The caring face of young fundraisers

Thousands of pounds worth of computers are being sent to Africa, thanks to the fund-raising efforts of Norfolk students.

Thousands of pounds worth of computers are being sent to Africa, thanks to the fund-raising efforts of Norfolk students.

While many young people take IT skills for granted, in remote Tanzania, those hoping to go university have to make do with out-of-date software and machines constantly breaking down - and that's when the electricity is working.

Now students at the Kiteto Christian College in Kibaya will have six brand new laptops and 25 reconditioned machines to make use of.

And it is all thanks to students at Sprowston High School, who not only raised £2,608 during a fund-raising week but also helped staff to mend old machines and install new licensed software.

The pupils were inspired by English teacher Laura Bilston, who is travelling to Tanzania in August as a volunteer after reading about the plight of children in the drought-ravaged area during the EDP's Dying of Thirst appeal last year.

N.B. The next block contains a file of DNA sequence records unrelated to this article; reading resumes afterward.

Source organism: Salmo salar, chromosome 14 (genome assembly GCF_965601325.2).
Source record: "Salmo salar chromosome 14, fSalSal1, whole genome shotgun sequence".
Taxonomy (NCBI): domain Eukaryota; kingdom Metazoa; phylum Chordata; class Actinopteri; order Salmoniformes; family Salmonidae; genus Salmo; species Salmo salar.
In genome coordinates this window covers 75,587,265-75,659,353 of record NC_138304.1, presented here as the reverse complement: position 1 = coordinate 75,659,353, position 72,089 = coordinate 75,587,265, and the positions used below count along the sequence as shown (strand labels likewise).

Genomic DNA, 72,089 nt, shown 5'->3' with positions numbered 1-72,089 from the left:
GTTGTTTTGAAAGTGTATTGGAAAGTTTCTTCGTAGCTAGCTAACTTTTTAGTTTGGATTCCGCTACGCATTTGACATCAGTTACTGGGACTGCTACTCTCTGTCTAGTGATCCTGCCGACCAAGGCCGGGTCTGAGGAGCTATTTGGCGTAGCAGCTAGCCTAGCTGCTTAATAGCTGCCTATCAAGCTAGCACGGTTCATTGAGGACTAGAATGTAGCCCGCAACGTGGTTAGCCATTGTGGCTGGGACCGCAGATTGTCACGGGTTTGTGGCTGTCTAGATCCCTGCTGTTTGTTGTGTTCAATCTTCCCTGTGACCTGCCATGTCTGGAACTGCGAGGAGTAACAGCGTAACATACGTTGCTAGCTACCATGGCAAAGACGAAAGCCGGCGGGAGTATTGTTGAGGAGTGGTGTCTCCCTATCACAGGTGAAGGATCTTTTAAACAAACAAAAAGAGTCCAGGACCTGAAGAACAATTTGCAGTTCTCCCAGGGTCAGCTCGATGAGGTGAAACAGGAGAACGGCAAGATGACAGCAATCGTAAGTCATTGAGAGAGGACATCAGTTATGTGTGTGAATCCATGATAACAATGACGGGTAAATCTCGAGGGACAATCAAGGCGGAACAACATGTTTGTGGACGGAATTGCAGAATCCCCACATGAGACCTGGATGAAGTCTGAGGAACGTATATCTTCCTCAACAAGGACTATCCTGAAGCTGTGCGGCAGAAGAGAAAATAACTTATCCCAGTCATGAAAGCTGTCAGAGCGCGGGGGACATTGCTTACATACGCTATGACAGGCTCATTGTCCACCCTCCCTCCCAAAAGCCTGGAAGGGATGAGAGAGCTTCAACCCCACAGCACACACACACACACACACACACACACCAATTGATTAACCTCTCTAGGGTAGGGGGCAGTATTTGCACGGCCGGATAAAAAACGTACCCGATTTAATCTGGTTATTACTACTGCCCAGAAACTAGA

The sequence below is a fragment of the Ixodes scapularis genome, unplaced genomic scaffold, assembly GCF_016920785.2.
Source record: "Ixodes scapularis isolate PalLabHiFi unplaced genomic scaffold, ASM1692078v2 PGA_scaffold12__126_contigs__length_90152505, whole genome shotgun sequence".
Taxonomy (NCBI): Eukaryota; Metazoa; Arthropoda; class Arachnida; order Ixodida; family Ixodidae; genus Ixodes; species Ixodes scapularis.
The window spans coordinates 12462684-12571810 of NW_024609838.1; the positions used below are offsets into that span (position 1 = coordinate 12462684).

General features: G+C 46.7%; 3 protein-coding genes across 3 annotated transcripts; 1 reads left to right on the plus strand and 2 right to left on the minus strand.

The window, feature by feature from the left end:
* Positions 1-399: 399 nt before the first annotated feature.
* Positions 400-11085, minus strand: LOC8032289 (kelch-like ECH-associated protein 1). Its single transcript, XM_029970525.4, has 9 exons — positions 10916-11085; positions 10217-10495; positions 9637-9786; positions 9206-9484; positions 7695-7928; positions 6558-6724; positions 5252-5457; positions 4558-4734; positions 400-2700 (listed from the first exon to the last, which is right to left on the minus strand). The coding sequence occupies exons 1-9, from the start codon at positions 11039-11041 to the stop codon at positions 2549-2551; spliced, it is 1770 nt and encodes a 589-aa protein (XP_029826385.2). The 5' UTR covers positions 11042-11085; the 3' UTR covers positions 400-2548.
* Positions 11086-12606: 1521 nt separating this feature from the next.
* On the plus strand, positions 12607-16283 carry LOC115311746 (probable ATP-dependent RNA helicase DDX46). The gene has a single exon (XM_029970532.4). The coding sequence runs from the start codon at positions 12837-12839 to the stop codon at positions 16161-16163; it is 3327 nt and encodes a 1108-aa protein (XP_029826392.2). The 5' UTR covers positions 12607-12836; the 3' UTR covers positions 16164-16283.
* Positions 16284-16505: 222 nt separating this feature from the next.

She said she was proud of the work of the sixth formers: “They have done so much, they have really got involved and I have had a lot of support.

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“James Wright, IT manager, and Malcolm Capel, IT co-ordinator, got the old machines out and some pupils helped to recondition them.”

The youngsters have also donated luxury items such as soap, computer discs and even two pairs of football boots which will be transported with the computers.

But the story does not end there; it looks as if a staff member will have to drive to Liverpool in the school minibus to deliver the goods which are being shipped by the Mediterranean Shipping Company, based in Ipswich, at a discounted price.

“We haven't managed to find a delivery company but one of the teachers has volunteered to drive the minibus up there which is great,” said Miss Bilston.

The EDP appeal raised more than £70,000 for children aged four to seven living through one of the worst droughts in living memory.

Neema Mbinhe, a teacher from one of the schools helped by EDP readers in Tanzania, will be at Sprowston High School on Saturday to say thank-you.

She will give a talk at 10.30am and show photographs of how the money has helped people in her remote land.